“Simpsons” Stamps Don’t Sell

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The U.S. Post Office isn’t doing well these days and even Bart, Homer and the residents of Springfield couldn’t help them out.

The Post Office printed up 1 billion stamps commemorating The Simpsons at the cost of $1.2 million.   Turns out customers didn’t want Homer on their letters.  The New York Post reports that  only 318 million were sold in 2009 and 2010.

To quote Homer, “D’oh!”

The stamps came in five designs featuring Homer, Marge, Bart, Lisa and Baby Maggie and commemorated the show’s 20th anniversary on Fox.

The Postal Service recently reported a loss of $5.2 billion in its third quarter — and may lose $15 billion in the year ending Sept. 30, according to the report.

 

Comments

  1. Hardly use stamps any more and when I do they are the forever stamps. Another way life has changed I guess.

  2. In addition to problems of new technologies and increased competition, the main reason that the post office is losing billions of dollars is that in 2006, Congress and President Bush set out to destroy the postal service (more specifically, the postal service unions) by requiring it to prepay billions of dollars of retiree health-care benefits. No other organization is required to make such prepayments. Without that (and without Congressional meddling in operational decisions), the post office would be doing fine.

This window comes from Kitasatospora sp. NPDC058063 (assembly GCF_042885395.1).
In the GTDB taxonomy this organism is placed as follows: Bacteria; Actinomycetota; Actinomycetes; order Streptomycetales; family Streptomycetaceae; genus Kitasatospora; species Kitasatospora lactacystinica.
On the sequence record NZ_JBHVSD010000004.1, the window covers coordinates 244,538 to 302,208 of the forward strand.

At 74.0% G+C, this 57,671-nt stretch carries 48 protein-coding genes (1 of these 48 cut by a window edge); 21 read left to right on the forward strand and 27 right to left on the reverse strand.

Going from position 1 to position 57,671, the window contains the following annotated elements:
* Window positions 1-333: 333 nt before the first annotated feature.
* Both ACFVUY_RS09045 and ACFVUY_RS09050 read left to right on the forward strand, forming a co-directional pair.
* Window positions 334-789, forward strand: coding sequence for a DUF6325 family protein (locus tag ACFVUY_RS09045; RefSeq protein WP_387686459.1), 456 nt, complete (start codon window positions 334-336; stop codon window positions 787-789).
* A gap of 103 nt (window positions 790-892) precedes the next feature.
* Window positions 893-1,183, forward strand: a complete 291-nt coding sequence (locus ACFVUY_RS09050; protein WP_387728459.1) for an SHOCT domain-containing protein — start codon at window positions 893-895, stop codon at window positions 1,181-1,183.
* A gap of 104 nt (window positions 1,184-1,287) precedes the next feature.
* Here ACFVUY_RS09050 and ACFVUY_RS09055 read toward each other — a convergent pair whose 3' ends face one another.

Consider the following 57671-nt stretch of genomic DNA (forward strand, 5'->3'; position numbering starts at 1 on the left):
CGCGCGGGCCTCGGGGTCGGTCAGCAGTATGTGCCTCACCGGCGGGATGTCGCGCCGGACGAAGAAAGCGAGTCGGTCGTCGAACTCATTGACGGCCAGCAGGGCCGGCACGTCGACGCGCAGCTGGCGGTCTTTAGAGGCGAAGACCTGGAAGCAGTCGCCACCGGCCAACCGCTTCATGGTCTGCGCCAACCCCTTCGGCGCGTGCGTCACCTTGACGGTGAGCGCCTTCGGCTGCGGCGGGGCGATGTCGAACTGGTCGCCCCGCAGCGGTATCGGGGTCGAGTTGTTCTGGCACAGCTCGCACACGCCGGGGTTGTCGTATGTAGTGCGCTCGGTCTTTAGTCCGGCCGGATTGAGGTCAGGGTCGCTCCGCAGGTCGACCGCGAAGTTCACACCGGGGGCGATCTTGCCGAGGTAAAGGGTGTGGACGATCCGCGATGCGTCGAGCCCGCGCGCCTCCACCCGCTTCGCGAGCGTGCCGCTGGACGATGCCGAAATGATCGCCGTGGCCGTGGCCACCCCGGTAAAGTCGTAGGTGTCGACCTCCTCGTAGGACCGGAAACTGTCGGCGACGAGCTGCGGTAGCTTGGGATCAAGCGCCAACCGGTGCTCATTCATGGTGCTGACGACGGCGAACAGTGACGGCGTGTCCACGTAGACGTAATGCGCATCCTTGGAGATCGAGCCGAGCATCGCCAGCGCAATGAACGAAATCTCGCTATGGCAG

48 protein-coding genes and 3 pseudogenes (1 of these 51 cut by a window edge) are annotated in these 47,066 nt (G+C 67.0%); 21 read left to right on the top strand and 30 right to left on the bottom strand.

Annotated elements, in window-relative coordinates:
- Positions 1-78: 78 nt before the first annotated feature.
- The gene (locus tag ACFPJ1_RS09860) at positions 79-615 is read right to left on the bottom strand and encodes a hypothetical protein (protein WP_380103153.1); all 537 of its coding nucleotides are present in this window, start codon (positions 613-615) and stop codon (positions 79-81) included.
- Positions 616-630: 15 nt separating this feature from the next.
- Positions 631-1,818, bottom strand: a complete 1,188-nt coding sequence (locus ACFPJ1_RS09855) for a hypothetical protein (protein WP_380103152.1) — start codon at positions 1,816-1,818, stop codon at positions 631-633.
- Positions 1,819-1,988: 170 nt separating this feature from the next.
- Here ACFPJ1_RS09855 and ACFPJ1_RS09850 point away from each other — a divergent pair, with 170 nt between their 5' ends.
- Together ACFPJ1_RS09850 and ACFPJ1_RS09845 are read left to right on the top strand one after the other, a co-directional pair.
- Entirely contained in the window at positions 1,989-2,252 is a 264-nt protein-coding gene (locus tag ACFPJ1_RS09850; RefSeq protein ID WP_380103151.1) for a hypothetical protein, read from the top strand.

All of that not withstanding, let’s do a little math. The stamps cost $1.2 million to print, and let’s throw in another million to distribute. The quantity sold is 318 million, which is roughly $150 million in revenue. Let’s say that half were used for postage and half were saved by Simpsons fans. That leaves the postal service with a profit of $73 million on these stamps. What’s the problem here?

    • Your math presumes that it doesn’t cost the post office anything to handle the letter the stamp is attached to. Stamps _need_ to cost the post office next to nothing. The cost is for the service, not the paper. Yours is the same argument that people use when they fail to understand why e-books aren’t practically free. The actual physical value of a paperback book is also nearly zero. It’s cheaper for the publisher to have a bookstore destroy the book and reprint it later than to pay for having someone take it out of a box, check the condition and put it back in the right place for reselling. It’s all the people involved in getting it there that costs the money.

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